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A clinical tool to determine the necessity of spine radiography in postmenopausal women with osteoporosis presenting with back pain
  1. C Roux1,
  2. G Priol2,
  3. J Fechtenbaum1,
  4. B Cortet3,
  5. S Liu-Léage4,
  6. M Audran5
  1. 1Université Paris-Descartes, Hôpital Cochin, Paris, France
  2. 2AREMIS, Paris, France
  3. 3Service de Rhumatologie, CHU Lille, France
  4. 4Laboratoire Lilly, Suresnes, France
  5. 5Pôle ostéo-articulaire; EMI-INSERM 0335 CHU, Angers, France
  1. Correspondence to:
    Professor C Roux
    Assistance Publique-Hôpitaux de Paris, Université Paris-Descartes, Hôpital Cochin, service de Rhumatologie, 27, rue du Faubourg Saint Jacques, Paris 75014, France; christian.roux{at}


Background: Vertebral fractures are underdiagnosed, although the resulting mortality and morbidity in postmenopausal women with osteoporosis is now recognised. In a population of postmenopausal women with osteoporosis and back pain, symptoms may be related to vertebral fractures or degenerative changes of the spine.

Aim: To evaluate a population of postmenopausal women presenting with back pain and factors associated with vertebral fractures which were assessable in a clinical setting in order to determine the necessity for spine radiography.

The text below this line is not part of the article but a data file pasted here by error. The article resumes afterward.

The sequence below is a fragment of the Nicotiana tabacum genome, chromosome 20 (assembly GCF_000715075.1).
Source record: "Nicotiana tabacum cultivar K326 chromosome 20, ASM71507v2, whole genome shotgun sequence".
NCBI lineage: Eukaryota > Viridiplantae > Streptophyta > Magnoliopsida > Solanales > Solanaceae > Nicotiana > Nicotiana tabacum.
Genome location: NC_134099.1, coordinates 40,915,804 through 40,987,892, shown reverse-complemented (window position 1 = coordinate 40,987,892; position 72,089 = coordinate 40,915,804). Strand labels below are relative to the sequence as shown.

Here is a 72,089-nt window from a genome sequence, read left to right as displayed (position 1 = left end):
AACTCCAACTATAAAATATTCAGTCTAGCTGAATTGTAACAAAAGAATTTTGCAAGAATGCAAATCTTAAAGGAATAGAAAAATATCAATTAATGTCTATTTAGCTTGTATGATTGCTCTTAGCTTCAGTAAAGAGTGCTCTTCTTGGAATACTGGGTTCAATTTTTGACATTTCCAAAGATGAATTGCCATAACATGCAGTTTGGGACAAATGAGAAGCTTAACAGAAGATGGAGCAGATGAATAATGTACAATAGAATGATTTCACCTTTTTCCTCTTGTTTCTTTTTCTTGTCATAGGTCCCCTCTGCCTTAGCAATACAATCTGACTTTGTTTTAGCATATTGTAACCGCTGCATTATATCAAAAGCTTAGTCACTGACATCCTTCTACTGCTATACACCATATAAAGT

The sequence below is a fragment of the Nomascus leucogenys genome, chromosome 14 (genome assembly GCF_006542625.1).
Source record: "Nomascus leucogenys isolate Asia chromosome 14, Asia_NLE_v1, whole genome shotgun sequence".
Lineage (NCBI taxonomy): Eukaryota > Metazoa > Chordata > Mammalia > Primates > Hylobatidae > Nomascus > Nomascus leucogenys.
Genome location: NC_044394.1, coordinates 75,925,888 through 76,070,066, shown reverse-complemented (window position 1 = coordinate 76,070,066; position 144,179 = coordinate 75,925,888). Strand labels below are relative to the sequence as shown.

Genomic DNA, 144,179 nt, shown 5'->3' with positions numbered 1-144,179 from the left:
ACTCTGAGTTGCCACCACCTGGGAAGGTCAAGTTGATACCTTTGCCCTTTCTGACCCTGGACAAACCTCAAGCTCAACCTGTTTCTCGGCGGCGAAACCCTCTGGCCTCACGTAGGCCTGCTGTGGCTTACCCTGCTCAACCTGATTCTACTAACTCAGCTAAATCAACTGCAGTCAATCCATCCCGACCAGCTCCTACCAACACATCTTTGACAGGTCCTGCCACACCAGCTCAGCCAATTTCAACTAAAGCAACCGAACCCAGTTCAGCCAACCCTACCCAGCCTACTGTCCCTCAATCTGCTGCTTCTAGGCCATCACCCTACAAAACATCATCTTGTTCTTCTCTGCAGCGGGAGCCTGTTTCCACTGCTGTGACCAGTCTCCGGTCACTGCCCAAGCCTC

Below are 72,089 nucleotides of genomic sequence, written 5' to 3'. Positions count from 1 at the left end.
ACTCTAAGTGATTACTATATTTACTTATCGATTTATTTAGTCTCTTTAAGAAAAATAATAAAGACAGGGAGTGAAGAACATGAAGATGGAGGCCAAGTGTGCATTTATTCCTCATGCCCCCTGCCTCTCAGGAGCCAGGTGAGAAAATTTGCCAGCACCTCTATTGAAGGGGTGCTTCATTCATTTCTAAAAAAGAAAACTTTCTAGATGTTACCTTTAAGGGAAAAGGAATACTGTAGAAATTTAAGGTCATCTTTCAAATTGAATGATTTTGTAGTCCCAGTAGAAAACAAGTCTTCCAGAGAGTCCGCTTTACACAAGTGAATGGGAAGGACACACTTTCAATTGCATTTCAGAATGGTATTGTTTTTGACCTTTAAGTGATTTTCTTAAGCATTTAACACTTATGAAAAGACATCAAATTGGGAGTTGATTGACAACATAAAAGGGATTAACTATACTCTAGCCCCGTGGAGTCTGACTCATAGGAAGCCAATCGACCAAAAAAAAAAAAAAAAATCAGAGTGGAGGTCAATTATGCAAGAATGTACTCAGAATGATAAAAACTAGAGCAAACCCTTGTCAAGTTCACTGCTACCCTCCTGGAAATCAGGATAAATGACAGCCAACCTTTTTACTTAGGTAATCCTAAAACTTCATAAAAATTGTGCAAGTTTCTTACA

Methods: Patient questioning and physical examination were carried out and spinal radiographic data collected from 410 postmenopausal women with osteoporosis, with an average age of 74 years, who consulted a rheumatologist for back pain. Of these, 215 (52.4%) patients were diagnosed with at least one vertebral fracture. Logistic regression was used to identify the most relevant clinical features associated with existing vertebral fractures, and to derive a quantitative index of risk.

Results: The model included six parameters: age, back pain intensity, height loss, history of low trauma non-vertebral fractures, thoracic localisation of back pain and sudden occurrence of back pain. The scoring system, or the quantitative index, had a maximal score of 16. For a score ⩾7, the probability of existing vertebral fracture was ⩾43%. The correlation between this quantitative index and the logistic model probability was 0.98, suggesting an excellent and highly significant approximation of the original prediction equation.

Conclusions: : From six clinical items, an index was built to identify women with osteoporosis and back pain who should have spine radiography. This simple tool may help clinicians to optimise vertebral fracture diagnosis and to make a proper therapeutic decision.

  • BMD, bone mineral density
  • EPOS, European Prospective Osteoporosis Study
  • VAS, visual analogue scale

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  • Published Online First 22 June 2006

  • Competing interests: None declared.

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